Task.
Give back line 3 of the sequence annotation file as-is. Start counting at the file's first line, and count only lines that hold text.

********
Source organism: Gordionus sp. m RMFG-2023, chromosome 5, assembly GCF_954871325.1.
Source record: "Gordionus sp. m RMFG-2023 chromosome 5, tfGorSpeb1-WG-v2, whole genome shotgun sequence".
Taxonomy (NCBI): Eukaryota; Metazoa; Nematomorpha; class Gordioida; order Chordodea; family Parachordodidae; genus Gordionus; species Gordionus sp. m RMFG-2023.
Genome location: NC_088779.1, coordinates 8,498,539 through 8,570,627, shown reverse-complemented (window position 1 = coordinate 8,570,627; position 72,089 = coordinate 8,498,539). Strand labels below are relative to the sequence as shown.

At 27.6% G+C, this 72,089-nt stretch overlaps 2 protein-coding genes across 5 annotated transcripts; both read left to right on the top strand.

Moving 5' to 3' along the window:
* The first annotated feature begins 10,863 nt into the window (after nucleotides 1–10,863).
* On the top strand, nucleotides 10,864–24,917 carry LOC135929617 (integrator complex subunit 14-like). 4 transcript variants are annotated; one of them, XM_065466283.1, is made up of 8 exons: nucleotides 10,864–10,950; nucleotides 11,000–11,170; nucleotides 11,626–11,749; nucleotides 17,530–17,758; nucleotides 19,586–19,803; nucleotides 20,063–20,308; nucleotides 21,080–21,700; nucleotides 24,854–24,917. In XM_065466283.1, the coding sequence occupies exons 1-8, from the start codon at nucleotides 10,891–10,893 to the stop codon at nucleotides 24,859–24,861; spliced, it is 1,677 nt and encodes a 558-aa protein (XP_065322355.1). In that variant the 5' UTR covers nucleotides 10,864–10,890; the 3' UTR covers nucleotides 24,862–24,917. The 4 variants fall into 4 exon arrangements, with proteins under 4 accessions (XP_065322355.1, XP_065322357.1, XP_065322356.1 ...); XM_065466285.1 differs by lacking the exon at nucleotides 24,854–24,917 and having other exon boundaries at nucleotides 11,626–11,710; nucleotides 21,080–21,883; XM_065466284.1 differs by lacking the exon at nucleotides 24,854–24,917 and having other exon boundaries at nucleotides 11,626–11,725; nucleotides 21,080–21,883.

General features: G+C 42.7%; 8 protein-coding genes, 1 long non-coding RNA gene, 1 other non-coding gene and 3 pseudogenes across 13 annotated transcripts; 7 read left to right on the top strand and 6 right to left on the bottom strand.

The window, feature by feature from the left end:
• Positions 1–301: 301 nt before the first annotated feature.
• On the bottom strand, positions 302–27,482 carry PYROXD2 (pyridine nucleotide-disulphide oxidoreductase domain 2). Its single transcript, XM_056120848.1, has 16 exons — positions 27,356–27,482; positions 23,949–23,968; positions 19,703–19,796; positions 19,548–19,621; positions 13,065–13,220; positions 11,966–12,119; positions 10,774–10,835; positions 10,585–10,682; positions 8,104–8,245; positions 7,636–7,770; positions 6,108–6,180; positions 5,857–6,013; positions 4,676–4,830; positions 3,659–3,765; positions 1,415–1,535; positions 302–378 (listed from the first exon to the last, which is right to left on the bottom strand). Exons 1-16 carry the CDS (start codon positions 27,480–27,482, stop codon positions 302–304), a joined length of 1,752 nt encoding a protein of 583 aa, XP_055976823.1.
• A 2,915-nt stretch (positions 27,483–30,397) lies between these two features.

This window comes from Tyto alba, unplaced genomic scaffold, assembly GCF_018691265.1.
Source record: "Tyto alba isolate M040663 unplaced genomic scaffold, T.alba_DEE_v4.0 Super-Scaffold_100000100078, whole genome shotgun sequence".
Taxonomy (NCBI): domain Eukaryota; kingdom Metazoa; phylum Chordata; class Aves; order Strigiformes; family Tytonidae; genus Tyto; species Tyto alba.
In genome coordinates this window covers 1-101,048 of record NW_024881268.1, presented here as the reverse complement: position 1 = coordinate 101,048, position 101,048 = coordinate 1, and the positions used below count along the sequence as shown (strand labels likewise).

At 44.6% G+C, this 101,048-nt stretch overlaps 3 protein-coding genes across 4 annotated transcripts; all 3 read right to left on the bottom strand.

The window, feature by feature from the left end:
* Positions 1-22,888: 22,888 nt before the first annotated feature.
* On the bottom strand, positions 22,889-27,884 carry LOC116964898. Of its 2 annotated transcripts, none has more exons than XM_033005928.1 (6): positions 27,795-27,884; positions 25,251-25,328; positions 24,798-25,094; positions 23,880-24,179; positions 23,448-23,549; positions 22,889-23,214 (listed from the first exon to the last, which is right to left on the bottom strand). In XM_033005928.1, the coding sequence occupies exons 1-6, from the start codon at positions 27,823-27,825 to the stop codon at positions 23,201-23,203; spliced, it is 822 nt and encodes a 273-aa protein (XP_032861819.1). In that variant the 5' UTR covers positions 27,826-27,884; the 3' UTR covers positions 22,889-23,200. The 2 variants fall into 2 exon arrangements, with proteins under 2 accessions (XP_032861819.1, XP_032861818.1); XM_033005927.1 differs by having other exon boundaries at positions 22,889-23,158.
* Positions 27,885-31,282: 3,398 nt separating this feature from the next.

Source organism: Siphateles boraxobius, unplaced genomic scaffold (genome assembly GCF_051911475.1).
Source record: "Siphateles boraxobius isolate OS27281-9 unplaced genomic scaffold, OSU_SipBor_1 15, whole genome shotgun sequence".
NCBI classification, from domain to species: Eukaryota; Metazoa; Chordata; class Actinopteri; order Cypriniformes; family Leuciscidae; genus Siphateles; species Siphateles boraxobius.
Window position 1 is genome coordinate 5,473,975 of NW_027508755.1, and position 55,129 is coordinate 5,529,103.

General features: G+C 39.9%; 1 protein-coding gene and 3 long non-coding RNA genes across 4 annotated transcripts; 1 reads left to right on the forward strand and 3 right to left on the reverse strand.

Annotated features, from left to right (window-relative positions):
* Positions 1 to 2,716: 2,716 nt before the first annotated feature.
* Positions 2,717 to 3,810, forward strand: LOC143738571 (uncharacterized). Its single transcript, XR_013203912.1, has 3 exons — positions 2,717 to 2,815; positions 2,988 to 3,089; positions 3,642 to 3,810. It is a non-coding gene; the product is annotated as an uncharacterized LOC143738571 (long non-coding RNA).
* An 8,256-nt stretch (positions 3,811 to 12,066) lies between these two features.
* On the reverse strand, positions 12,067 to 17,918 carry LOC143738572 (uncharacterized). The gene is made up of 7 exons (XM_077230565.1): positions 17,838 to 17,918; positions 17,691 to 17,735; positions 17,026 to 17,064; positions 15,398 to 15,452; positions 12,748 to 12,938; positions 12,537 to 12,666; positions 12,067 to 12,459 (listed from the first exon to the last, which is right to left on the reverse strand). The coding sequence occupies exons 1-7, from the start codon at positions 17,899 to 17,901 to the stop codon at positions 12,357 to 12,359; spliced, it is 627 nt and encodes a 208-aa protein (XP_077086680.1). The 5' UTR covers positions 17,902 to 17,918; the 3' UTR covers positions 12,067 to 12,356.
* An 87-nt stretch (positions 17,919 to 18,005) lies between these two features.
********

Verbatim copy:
Taxonomy (NCBI): Eukaryota; Metazoa; Nematomorpha; class Gordioida; order Chordodea; family Parachordodidae; genus Gordionus; species Gordionus sp. m RMFG-2023.